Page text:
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Mushroom picking

Mushroom picking

Resin-scented trees, larch groves and autumn-tinted, red-brown beech forests are perfect for relaxing walks. Strolling through the woods is a great way of resting from the hustle and bustle of the city, as well as an opportunity to recuperate in natural surroundings.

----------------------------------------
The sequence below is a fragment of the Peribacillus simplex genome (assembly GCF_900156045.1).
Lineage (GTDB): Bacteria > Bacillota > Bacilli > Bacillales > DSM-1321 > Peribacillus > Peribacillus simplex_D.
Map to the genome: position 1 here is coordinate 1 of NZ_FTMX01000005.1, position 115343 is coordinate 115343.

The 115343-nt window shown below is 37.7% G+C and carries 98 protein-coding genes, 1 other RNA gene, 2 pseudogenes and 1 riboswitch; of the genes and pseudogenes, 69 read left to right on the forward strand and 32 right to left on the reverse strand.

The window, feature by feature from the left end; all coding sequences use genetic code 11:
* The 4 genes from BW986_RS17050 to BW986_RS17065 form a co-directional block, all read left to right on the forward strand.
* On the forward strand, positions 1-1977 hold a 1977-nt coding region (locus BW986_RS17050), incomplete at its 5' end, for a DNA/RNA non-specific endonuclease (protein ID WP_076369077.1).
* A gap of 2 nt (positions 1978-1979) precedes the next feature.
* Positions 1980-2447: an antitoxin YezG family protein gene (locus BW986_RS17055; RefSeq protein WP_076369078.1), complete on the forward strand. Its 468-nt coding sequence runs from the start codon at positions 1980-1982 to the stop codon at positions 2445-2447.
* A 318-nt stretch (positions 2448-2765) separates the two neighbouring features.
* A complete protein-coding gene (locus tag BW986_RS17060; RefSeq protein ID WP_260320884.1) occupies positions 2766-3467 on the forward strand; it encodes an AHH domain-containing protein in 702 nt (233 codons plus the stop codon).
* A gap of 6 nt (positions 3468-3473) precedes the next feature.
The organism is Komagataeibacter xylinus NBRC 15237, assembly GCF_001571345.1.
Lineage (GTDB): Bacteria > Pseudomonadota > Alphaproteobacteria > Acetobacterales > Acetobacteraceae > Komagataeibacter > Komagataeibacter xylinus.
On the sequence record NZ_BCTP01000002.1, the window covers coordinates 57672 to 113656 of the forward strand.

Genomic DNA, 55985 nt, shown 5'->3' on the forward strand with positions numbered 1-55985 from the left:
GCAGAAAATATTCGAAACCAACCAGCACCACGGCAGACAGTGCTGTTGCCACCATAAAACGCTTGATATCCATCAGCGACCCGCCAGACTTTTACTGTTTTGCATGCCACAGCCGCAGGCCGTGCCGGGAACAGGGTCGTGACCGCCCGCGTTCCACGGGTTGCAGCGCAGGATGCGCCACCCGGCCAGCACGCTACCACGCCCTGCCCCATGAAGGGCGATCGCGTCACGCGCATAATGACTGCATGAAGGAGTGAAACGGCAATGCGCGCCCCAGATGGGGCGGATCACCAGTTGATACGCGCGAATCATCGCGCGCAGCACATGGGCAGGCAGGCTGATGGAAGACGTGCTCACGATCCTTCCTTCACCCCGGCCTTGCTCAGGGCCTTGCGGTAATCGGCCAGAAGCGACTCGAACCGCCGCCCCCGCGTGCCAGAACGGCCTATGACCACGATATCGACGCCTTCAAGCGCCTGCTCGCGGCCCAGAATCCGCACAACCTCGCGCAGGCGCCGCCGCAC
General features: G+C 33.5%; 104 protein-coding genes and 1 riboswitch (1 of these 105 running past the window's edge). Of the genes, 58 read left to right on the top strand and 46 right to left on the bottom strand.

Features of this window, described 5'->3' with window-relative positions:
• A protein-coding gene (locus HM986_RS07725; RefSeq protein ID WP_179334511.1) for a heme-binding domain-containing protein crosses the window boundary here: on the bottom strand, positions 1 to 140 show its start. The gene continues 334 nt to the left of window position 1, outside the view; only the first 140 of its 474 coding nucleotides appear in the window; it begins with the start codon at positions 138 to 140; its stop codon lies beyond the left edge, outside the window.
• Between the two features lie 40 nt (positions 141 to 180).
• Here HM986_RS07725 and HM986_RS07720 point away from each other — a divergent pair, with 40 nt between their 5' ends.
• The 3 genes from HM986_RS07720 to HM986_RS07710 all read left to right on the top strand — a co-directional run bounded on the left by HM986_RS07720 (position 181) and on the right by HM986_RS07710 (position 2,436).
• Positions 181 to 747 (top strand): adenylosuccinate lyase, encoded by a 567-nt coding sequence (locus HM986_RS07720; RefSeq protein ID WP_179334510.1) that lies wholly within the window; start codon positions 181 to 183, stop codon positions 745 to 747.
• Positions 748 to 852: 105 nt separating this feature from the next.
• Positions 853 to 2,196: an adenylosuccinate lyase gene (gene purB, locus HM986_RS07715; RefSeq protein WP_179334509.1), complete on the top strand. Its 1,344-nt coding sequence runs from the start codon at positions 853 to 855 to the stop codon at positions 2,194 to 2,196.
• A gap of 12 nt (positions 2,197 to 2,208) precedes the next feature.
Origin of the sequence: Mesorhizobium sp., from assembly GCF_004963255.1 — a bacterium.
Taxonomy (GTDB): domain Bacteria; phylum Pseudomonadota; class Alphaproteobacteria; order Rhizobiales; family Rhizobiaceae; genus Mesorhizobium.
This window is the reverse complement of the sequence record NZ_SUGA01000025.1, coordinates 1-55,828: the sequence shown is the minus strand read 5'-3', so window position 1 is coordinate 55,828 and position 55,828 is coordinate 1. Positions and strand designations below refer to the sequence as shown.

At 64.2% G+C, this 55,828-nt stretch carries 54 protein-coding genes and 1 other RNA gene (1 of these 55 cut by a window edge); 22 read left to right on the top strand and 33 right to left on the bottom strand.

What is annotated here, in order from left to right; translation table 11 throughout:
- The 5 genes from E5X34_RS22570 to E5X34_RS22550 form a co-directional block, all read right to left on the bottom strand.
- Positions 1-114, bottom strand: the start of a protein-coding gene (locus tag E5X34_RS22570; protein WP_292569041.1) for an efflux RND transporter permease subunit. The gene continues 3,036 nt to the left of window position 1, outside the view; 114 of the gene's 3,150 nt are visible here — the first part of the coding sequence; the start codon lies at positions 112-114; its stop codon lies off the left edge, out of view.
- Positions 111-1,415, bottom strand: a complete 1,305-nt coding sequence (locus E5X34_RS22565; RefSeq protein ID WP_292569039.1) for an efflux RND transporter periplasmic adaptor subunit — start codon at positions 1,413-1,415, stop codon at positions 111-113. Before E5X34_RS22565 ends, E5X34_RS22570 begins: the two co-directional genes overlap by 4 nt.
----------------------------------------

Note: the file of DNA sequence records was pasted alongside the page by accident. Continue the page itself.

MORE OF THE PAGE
Although it is tempting to engage in some mushroom picking, people often return home with empty baskets. It is best to start mushroom picking in the pale dawn, which will increase your chance of succeeding. We recommend taking a wicker basket with you, in order to keep the mushrooms you find in their original shape and form, as well as a small knife for cutting the mushrooms at their base. This will leave the mycelium undamaged, resulting in a new mushroom growing there later. The mushrooms you pick can be dried and then used for preparing aromatic mushroom soups. Mushrooms are also often used for preparing stuffing, for instance for the traditional Polish uszka (red borsch with uszka at Christmas), croquettes and the pierogi. Another favourite is mushroom sauce, e.g. bolete flavoured, and pickled mushrooms. However, mushrooms are best when fried on a pan (why not try scrambled eggs with delicious chanterelles). Other forest treasures that can be found during your walk are the extremely tasty and aromatic raspberries. You can also find entire bunches of blackberries growing at the edges of small forest clearings. Tread carefully, and you may find some fragrant wild strawberries and whole groups of small bilberry bushes. All these forest treasures taste best when freshly picked. The most appreciated and popular edible mushrooms include: bolete, bay bolete, birch bolete, saffron milk cap, chanterelle, parasol mushroom, chevalier and honey fungus.

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